CALL US! (310) 421-9970

Barkeepers beware: Providence pub must pay the piper (ASCAP / BMI / SESAC)

You'd think business owners would have gotten the word about music licenses by now, wouldn't you?   The Providence Journal reported last Sunday about a barkeeper who's been running his place for 16 years, featuring live and recorded music, and never thought about paying for the music that helps draw a crowd into the venue… Providence pub must pay the piper, musicians say [Providence Journal]

This is another object lesson for any small business owner who plans to play music (live or recorded) on the premises. Sure, there are some very limited exceptions (consult your entertainment lawyer for details) in the law, but the general rule is, if you use music, you need to obtain licenses from the performing rights organizations.

8 Responses to Barkeepers beware: Providence pub must pay the piper (ASCAP / BMI / SESAC)

  1. That is a strawman argument. A musician will play music because it is a.) an agreeable lifestyle for him/her; b.) because even without royalties, he/she will earn a profit on records sold and for performances; and c.) because they love making music and want to be known for their creation. We hear Beethoven’s work everywhere, and he always gets the credit.

    The tangible aspect of a musician’s craft is the album it becomes imprinted on, or the mp3 in which it is encoded. (Also, the labor craft is founded upon “intellectual property” as well, i.e. the methods, procedures, theories, etc., so it is futile to found one’s argument upon an “intellectual” footing solely.) Once it (the musician’s tangible product) is lawfully purchased by an end consumer, the musician has no more right to say who should listen to it and when, than a writer has to say who should read their book and how. A book is a piece of intellectual property, so why do libraries not pay royalties to authors? They purchase the book once, as do you and I, and they loan it to as many people as they deem fit. In addition to that, some libraries offer public readings. That is exactly the same, in fact, it is even more of a violation of the supposed “intellectual property rights” of the author: the library specifically generates its profit through the usage of the books, whereas the businesses you and I have referred to specifically make their profits by selling other products while using the music for aesthetic purposes.

    “…[T]hey write in HOPES that their songs become popular, are played in public, and they are THEN paid.” Thank you for further elucidating the point I made in my original post: without the mediums, radio, bars, clubs, etc., the musicians would never sell albums nor ever be booked to perform live. So then, are those mediums not performing a service for the musician? They are indeed performing the service at their own expense, for they had to initially purchase the music, which they are then advertising FOR FREE! Yes, they make profits in the lines of business they are in, but why should they have to pay a musician, twice no less, for the free marketing of their music? If we are to truly speak of fairness and equity, then should we say that the musician, or label, should have to compensate the radio station, bar, club, etc., for making their artists popular enough to enrich themselves as they do?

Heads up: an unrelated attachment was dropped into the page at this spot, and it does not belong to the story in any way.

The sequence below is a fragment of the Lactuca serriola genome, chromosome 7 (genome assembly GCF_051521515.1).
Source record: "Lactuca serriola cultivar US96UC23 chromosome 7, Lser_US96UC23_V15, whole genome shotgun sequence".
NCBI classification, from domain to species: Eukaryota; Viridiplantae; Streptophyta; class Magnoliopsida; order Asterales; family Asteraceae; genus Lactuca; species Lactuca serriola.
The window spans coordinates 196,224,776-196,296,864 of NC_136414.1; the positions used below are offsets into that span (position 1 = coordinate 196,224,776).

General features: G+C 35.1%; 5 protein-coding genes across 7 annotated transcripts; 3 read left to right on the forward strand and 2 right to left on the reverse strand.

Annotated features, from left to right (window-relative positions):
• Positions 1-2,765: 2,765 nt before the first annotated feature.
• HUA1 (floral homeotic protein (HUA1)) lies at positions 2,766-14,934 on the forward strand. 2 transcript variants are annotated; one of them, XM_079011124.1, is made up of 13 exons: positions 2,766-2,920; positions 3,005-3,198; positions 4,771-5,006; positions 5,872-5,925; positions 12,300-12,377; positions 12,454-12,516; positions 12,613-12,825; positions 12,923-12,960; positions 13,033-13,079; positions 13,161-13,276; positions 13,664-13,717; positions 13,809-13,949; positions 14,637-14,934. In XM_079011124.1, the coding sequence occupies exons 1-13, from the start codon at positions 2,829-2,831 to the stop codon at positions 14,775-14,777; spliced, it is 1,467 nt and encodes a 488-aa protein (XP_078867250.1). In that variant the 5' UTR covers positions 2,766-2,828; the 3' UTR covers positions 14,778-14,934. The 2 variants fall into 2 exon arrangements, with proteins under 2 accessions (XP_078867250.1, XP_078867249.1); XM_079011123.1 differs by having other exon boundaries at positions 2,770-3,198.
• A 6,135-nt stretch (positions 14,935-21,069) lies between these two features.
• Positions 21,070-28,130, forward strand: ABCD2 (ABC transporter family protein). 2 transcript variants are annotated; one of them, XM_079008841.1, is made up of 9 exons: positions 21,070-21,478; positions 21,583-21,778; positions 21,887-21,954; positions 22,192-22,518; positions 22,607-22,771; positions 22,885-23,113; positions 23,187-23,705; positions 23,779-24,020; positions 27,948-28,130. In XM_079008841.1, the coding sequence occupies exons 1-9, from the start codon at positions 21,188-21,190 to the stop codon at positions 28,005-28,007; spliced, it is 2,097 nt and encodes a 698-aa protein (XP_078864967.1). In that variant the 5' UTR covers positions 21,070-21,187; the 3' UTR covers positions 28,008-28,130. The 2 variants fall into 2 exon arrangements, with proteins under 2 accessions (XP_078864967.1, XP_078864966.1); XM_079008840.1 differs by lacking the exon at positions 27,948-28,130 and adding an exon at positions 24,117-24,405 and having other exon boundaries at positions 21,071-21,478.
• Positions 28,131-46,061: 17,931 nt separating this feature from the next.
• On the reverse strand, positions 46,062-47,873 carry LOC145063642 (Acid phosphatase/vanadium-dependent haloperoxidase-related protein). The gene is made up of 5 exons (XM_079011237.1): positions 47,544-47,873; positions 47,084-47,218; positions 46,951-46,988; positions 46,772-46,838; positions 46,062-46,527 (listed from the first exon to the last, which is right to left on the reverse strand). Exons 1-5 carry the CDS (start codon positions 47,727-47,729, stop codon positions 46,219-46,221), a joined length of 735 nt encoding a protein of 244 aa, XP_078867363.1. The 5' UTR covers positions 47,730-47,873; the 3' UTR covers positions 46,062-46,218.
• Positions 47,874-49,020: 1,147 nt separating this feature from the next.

2. I do not think that anyone will disagree with the notion that once one borrows someone else’s work, that credit should indeed be given to the originator of the initial creation. With that being said, if an artist who “covers” a song takes the liberty of adding his/her own style to the song, which then garners a following based upon the said artist’s individual interpretation and musicianship, I believe it can be safely inferred that that following is based upon the new version, rather than the old. If the old version was so enticing, people would continue to patronize that version and ignore the new one. If a tiler comes to my house and replaces my linoleum kitchen floor with a elegant tile, should the layer of the original floor demand royalty payment for using the foundation he/she originally laid down? Credit is one thing, remuneration is another; the new artist is being remunerated for their work, viz. the updating of an old tune. Ideas should not be owned, read, Against Intellectual Monopoly by Michele Boldrin and David K. Levine.